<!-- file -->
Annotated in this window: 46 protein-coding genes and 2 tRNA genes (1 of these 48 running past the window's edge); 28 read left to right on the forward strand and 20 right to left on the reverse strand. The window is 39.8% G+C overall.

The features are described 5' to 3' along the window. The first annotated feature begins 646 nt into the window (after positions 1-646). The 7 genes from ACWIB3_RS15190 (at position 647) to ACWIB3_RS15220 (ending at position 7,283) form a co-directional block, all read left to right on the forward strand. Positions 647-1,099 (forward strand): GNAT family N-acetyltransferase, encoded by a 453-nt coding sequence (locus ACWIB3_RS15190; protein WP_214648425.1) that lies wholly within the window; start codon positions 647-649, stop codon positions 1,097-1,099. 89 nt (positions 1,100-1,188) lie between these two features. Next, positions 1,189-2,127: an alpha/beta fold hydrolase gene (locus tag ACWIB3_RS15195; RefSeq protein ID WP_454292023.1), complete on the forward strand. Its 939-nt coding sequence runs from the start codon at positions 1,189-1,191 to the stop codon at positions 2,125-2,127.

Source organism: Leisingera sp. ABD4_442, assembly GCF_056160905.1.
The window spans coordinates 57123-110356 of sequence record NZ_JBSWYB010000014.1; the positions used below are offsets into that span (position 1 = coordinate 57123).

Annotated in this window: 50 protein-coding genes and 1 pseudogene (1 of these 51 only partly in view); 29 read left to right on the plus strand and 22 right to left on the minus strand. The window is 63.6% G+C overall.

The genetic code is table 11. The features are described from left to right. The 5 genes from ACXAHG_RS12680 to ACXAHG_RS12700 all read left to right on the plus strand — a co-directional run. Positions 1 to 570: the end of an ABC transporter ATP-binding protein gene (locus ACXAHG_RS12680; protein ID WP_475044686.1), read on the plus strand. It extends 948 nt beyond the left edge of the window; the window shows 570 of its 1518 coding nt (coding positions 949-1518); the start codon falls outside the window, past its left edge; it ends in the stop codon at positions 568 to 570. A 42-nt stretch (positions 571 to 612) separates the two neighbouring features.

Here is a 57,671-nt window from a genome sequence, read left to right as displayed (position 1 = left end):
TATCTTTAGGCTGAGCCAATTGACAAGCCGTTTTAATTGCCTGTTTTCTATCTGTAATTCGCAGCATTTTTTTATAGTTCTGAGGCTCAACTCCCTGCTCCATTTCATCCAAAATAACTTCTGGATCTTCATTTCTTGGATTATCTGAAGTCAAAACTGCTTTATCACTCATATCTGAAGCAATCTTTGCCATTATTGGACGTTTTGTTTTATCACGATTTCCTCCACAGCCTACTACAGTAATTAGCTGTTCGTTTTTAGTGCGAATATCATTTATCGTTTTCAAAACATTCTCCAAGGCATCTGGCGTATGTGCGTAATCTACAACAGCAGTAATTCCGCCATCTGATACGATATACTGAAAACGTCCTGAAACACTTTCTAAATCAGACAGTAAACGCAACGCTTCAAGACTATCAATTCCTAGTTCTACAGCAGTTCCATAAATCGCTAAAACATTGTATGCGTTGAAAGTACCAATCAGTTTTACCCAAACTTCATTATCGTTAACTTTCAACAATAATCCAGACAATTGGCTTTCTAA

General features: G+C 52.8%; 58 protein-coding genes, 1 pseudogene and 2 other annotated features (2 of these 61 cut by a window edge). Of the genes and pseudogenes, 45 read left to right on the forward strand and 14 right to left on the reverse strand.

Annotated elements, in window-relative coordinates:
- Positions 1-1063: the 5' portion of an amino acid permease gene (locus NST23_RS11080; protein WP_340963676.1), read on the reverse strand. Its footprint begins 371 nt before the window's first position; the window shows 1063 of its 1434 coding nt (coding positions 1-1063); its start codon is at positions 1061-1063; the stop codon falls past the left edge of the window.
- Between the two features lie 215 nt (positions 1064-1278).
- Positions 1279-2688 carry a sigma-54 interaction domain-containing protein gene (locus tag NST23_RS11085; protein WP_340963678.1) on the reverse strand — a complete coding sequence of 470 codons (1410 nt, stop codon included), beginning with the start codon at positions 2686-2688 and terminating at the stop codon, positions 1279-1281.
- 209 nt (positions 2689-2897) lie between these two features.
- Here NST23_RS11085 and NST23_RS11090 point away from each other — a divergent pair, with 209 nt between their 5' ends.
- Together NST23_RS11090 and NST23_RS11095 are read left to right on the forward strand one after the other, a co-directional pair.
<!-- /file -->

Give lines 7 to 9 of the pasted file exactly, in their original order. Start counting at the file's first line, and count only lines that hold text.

Here is a 57,671-nt window from a genome sequence, read left to right as displayed (position 1 = left end):
TATCTTTAGGCTGAGCCAATTGACAAGCCGTTTTAATTGCCTGTTTTCTATCTGTAATTCGCAGCATTTTTTTATAGTTCTGAGGCTCAACTCCCTGCTCCATTTCATCCAAAATAACTTCTGGATCTTCATTTCTTGGATTATCTGAAGTCAAAACTGCTTTATCACTCATATCTGAAGCAATCTTTGCCATTATTGGACGTTTTGTTTTATCACGATTTCCTCCACAGCCTACTACAGTAATTAGCTGTTCGTTTTTAGTGCGAATATCATTTATCGTTTTCAAAACATTCTCCAAGGCATCTGGCGTATGTGCGTAATCTACAACAGCAGTAATTCCGCCATCTGATACGATATACTGAAAACGTCCTGAAACACTTTCTAAATCAGACAGTAAACGCAACGCTTCAAGACTATCAATTCCTAGTTCTACAGCAGTTCCATAAATCGCTAAAACATTGTATGCGTTGAAAGTACCAATCAGTTTTACCCAAACTTCATTATCGTTAACTTTCAACAATAATCCAGACAATTGGCTTTCTAA

General features: G+C 52.8%; 58 protein-coding genes, 1 pseudogene and 2 other annotated features (2 of these 61 cut by a window edge). Of the genes and pseudogenes, 45 read left to right on the forward strand and 14 right to left on the reverse strand.